File permissions and ownership in Linux

A file or directory can have below types of permission attributes.

  1. Read (r)
  2. Write (w)
  3. Execute(e)

A  file also belongs to specific owner and group.

For example – In below image, we have listed down the permissions of file “a.sh”. As you can see permissions are displayed in below format.

rwxrwxrwx

Also note that paul is the owner of this file and group of this file is paul as welll. You might be wondering why we have 3 sets of permission (rwx-rwx-rwx) for same file. You should remember that First set of permissions are for the user (u) of the file. Second set of permissions are for the users in specific group (g) of the file. Third set of permissions are for all other users (o).

file-permissions-in-linux

file-permissions-in-linux

Now consider permissions for below file – abc.txt. You can notice that owner and group of this file has only read and write permission. While all other users have only read permission. So if any other user tries to write to this file or execute this file, he will encounter error saying permission denied.

file-permissions-user-group-others-in-linux

file-permissions-user-group-others-in-linux

We can use 3 commands to manage the permissions of the file.

  1. chmod – change the file permissions
  2. chown – change the ownership of the file
  3. chgrp – change the group of the file

chmod command in Linux

chmod command is used to change the permission of a file or directory.

There are 2 ways in which we can specify the permission attributes.

  1. symbolic
  2. numeric

Symbolic file permission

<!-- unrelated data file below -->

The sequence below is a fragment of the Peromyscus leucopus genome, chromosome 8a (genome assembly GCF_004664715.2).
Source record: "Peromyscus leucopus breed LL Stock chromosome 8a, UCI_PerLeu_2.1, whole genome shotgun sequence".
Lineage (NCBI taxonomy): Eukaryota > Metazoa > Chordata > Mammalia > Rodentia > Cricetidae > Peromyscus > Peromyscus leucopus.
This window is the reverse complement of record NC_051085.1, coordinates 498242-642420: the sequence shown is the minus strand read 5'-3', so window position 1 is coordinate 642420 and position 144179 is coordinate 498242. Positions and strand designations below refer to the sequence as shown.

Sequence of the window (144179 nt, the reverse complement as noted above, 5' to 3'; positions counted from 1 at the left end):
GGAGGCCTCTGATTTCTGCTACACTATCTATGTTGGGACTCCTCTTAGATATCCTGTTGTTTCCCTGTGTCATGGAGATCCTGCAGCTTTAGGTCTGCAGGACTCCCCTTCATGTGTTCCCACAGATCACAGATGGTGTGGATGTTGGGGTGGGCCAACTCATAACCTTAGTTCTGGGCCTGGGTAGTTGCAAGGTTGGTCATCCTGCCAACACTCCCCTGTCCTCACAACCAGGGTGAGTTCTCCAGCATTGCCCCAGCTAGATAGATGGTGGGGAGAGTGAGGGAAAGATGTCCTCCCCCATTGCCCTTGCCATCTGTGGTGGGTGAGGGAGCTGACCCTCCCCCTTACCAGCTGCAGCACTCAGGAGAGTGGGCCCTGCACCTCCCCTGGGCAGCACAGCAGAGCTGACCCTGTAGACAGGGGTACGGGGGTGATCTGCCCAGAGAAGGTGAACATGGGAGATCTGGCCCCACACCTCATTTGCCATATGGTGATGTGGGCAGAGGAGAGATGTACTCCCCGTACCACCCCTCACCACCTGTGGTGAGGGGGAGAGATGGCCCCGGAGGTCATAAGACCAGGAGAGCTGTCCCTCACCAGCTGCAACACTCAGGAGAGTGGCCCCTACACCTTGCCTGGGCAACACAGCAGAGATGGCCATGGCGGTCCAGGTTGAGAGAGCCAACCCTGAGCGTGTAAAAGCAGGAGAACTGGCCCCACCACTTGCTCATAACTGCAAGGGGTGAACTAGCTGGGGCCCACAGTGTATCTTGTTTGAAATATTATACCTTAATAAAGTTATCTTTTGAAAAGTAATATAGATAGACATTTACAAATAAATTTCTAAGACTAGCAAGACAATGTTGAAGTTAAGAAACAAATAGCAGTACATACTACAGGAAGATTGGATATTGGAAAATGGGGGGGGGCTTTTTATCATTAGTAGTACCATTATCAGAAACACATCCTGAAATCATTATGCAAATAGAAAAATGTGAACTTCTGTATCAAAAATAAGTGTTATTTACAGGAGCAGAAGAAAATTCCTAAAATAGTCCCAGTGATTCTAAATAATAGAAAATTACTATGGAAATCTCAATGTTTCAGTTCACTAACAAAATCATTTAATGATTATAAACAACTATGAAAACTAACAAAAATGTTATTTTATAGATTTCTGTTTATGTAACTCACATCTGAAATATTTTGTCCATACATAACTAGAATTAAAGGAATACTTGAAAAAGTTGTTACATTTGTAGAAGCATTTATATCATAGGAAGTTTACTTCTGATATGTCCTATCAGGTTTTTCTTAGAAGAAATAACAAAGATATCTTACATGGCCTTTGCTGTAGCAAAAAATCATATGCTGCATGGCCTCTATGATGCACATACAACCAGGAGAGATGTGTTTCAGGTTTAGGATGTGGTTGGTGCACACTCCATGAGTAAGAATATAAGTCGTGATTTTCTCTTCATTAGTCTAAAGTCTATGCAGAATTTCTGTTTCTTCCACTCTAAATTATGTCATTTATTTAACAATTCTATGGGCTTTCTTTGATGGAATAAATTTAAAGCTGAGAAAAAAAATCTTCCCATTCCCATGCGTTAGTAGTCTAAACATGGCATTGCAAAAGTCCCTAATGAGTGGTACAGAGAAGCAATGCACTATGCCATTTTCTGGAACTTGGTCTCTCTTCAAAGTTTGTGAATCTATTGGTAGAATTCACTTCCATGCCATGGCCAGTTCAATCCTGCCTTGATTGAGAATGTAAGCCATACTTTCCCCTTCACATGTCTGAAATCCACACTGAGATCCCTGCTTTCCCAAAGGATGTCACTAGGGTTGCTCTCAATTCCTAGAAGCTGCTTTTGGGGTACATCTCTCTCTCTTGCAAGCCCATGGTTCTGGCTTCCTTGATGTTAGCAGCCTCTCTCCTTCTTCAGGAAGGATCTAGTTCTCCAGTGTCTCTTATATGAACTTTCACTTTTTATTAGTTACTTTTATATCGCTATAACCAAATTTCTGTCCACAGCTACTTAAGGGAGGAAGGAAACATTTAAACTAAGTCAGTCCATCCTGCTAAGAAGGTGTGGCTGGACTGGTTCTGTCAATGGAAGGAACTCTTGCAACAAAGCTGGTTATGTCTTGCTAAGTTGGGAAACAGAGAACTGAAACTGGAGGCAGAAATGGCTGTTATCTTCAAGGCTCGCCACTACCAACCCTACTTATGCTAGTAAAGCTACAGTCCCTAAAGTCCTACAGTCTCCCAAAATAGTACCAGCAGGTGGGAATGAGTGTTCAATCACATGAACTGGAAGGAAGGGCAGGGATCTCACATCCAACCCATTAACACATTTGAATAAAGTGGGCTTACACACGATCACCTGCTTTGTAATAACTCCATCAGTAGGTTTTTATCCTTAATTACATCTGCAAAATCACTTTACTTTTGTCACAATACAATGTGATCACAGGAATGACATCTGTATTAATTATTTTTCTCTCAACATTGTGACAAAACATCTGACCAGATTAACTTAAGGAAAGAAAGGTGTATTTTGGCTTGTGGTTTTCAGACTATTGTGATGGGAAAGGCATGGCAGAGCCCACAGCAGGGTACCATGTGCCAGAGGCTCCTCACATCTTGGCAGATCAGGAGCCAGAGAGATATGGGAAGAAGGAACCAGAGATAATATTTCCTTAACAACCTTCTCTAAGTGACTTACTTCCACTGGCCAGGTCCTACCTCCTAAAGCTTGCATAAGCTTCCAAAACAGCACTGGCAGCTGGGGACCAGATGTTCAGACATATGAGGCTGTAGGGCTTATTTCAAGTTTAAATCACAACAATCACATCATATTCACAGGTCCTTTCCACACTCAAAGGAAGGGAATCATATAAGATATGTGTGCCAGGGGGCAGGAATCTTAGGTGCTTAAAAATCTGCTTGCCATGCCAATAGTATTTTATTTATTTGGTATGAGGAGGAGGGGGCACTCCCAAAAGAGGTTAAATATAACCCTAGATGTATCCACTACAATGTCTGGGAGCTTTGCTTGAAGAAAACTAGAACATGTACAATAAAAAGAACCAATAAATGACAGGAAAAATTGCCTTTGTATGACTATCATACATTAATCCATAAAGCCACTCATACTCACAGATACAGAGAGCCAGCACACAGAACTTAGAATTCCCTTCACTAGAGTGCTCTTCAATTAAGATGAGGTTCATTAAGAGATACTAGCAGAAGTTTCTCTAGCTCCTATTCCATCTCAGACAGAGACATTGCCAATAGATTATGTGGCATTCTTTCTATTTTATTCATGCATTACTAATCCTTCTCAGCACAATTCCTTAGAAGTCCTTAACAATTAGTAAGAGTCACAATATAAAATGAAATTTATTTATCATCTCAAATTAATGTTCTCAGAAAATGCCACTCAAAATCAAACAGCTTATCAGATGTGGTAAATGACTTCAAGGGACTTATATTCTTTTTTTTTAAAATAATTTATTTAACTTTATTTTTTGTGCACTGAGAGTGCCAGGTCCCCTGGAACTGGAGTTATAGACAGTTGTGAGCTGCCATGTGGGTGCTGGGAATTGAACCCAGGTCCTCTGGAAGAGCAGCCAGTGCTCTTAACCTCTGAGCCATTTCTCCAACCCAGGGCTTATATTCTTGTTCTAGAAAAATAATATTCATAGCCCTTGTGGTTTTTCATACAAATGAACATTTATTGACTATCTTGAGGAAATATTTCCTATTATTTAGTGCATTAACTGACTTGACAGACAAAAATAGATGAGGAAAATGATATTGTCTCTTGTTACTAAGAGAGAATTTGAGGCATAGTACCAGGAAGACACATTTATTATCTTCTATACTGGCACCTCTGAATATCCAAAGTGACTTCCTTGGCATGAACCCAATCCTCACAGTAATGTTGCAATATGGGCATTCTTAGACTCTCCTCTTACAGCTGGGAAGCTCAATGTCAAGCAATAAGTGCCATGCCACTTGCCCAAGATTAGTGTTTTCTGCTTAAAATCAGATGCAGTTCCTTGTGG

It is very easy to work with symbolic file permissions. Let us say you want to give write permission on abc.txt file to others(o), then you can use below syntax. Here o stands for others. + means we are adding permission. w means we are adding write permission.

chmod o+w abc.txt

If you want to remove write access from others, you can use below syntax. here – means we are removing permission.

chmod o-w abc.txt

Now let us say you want to add write permission for user of the file and at the same time remove execute permission for group. Then you can execute below command.

chmod u+w,g-x abc.txt

Numerical permissions of file

You can also use numerical representation in chmod command. Below

Number Permission
7 rwx
6 rw-
5 r-x
4 r–
3 -wx
2 -w-
1 –x
0

For example to give read/write/execute permission to user of the file and no permission to group and other users, you can use below syntax.

chmod 700 abc.txt

chown command in Linux

chown command is used to change the owner and group of a file. Here is the syntax of chown command

chown <new_user>:<new_group> file

For example –
To change owner to paul and group to dev for file “abc.txt”, you can use below command.
chown paul:dev abc.txt

To change the owner and group of all files in a directory, you can use -R option.

chown -R paul:dev /home/project

chgrp command in Linux

chgrp command is used to change the group of a file. Here is the syntax of chgrp command.

chgrp <group_name> file

You can also change the group of files recursively using below syntax.

chgrp -R <group_name> directory

Note that you might need to execute the commands using sudo to avoid error saying operation not permitted.

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